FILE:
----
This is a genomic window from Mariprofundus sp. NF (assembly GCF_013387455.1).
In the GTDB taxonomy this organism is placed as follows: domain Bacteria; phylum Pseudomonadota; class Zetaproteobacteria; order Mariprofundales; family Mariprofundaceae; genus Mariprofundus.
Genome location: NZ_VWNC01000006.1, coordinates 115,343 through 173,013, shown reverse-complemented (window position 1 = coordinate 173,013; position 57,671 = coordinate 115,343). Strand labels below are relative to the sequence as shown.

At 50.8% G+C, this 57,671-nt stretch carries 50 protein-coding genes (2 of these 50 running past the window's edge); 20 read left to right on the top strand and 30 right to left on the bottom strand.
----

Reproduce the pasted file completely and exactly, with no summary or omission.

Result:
This is a genomic window from Mariprofundus sp. NF (assembly GCF_013387455.1).
In the GTDB taxonomy this organism is placed as follows: domain Bacteria; phylum Pseudomonadota; class Zetaproteobacteria; order Mariprofundales; family Mariprofundaceae; genus Mariprofundus.
Genome location: NZ_VWNC01000006.1, coordinates 115,343 through 173,013, shown reverse-complemented (window position 1 = coordinate 173,013; position 57,671 = coordinate 115,343). Strand labels below are relative to the sequence as shown.

At 50.8% G+C, this 57,671-nt stretch carries 50 protein-coding genes (2 of these 50 running past the window's edge); 20 read left to right on the top strand and 30 right to left on the bottom strand.